University of Southern California AI researcher Mayank Kejriwal tested the large language models’ understanding of expected gain, a measure of how well someone understands the stakes in a betting scenario. They found that the models bet randomly.

“This is the case even when we give it a trick question like: If you toss a coin and it comes up heads, you win a diamond; if it comes up tails, you lose a car. Which would you take? The correct answer is heads, but the AI models chose tails about half the time,” he wrote.

Read more: Don’t bet with ChatGPT – study shows language AIs often make irrational decisions

3. Summaries, not results

While it might not be surprising that AI chatbots aren’t as humanlike as they can seem, they’re not necessarily digital superstars either. For instance, ChatGPT and the like are increasingly used in place of search engines to answer queries. The results are mixed.

University of Washington information scientist Chirag Shah explains that large language models perform well as information summarizers: combining key information from multiple search engine results in a single block of text. But this is a double-edged sword. This is useful for getting the gist of a topic – assuming no “hallucinations” – but it leaves the searcher without any idea of the sources of the information and robs them of the serendipity of coming across unexpected information.

“The problem is that even when these systems are wrong only 10% of the time, you don’t know which 10%,” Shah wrote. “That’s because these systems lack transparency – they don’t reveal what data they are trained on, what sources they have used to come up with answers or how those responses are generated.”

Read more: AI information retrieval: A search engine researcher explains the promise and peril of letting ChatGPT and its cousins search the web for you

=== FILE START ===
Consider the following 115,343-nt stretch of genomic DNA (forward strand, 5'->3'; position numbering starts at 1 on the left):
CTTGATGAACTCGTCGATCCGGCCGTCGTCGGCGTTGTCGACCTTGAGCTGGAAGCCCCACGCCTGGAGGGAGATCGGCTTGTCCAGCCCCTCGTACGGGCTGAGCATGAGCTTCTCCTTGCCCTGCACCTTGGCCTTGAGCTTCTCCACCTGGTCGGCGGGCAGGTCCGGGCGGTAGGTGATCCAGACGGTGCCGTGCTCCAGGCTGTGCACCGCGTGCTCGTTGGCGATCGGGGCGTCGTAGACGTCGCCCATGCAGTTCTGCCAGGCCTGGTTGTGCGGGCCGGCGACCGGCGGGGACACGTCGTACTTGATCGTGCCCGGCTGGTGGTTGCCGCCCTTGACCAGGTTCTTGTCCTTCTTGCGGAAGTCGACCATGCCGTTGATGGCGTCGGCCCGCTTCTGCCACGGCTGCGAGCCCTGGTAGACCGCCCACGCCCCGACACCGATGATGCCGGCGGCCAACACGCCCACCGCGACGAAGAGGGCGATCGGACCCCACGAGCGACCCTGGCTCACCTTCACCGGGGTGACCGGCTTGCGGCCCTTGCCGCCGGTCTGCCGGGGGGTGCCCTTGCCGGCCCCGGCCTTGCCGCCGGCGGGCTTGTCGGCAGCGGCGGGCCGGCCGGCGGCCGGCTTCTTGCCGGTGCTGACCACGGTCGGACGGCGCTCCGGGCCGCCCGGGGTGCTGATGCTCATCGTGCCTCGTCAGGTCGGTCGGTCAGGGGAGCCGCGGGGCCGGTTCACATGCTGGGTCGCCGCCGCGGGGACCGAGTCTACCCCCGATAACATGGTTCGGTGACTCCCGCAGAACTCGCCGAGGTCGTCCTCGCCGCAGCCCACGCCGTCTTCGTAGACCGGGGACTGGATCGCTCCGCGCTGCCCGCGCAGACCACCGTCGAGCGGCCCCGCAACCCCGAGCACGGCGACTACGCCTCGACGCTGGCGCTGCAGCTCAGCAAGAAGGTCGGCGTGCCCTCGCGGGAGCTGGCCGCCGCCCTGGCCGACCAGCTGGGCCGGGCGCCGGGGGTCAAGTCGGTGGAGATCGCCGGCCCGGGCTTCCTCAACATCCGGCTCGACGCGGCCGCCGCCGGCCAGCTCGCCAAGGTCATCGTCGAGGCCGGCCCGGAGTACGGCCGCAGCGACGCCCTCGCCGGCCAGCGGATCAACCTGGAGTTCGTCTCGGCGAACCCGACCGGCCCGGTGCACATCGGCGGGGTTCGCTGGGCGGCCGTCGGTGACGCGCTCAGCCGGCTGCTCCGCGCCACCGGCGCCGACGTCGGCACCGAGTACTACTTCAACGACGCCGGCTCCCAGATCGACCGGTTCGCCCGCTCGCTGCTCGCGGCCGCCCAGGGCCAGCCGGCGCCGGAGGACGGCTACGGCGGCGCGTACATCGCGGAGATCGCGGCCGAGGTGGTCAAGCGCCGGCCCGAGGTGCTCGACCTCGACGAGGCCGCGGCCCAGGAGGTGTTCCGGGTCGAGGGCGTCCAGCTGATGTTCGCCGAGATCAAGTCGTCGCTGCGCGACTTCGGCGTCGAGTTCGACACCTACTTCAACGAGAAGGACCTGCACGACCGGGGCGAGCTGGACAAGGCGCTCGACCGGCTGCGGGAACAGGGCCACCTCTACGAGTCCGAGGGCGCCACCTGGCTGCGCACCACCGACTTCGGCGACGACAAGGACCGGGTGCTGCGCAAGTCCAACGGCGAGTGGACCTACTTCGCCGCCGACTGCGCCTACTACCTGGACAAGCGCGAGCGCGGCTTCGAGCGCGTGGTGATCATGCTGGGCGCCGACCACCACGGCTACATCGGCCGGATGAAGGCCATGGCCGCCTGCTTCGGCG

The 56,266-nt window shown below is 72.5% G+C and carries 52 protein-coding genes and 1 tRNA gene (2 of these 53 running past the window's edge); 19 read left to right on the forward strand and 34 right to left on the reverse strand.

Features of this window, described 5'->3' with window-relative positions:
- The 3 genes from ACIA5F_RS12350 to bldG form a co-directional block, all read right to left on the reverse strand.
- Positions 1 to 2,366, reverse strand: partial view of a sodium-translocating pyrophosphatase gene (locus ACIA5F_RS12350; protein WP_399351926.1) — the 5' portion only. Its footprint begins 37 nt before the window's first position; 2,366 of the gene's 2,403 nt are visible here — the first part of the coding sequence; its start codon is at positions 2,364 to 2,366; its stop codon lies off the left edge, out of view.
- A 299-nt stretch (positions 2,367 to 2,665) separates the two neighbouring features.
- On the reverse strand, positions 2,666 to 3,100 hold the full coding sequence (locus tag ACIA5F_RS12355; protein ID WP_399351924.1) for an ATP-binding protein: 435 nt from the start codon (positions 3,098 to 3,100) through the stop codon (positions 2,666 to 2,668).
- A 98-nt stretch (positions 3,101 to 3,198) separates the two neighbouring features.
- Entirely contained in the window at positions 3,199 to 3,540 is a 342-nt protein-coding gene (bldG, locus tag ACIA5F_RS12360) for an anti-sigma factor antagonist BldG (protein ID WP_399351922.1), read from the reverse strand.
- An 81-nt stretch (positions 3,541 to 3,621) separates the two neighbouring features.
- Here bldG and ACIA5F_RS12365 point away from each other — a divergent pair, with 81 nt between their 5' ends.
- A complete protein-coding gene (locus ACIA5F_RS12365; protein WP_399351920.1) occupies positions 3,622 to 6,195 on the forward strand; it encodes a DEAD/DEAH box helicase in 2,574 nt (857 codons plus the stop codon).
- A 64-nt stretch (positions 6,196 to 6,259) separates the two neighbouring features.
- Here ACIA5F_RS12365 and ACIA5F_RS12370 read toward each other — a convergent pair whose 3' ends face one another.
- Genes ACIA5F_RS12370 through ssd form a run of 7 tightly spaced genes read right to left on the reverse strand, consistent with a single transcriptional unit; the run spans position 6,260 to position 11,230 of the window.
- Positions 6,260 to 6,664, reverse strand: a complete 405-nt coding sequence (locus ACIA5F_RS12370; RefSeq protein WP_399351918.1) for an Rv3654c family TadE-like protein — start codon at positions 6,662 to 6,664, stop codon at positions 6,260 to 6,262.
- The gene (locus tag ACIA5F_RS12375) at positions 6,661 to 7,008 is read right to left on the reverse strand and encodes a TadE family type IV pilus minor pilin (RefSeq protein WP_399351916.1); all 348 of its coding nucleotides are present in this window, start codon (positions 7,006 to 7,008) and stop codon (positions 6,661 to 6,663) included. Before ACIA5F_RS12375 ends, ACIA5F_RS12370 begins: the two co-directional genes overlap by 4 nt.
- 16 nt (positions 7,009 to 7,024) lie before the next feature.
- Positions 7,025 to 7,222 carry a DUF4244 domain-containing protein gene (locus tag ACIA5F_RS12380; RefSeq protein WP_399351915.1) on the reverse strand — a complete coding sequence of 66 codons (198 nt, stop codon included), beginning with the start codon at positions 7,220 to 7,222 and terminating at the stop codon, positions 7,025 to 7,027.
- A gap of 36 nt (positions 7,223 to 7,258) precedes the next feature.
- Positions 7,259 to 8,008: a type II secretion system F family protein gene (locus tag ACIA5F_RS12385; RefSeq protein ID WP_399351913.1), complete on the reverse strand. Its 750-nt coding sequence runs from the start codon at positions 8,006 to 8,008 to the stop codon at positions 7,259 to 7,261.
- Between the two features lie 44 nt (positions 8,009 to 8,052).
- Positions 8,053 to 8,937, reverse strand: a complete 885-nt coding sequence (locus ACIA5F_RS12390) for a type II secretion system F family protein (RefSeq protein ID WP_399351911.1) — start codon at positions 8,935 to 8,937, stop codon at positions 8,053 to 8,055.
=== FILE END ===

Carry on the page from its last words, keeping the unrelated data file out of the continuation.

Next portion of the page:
4. Not 100% artificial

Perhaps the most pernicious misperception about AI chatbots is that because they are built on artificial intelligence technology, they are highly automated. While you might be aware that large language models are trained on text produced by humans, you might not be aware of the thousands of workers – and millions of users – continuously honing the models, teaching them to weed out harmful responses and other unwanted behavior.

Georgia Tech sociologist John P. Nelson pulled back the curtain of the big tech companies to show that they use workers, typically in the Global South, and feedback from users to train the models which responses are good and which are bad.

“There are many, many human workers hidden behind the screen, and they will always be needed if the model is to continue improving or to expand its content coverage,” he wrote.

Read more: ChatGPT and other language AIs are nothing without humans – a sociologist explains how countless hidden people make the magic –

This article originally appeared on The Conversation.

Eric Smalley, Science and Technology Editor, The Conversation.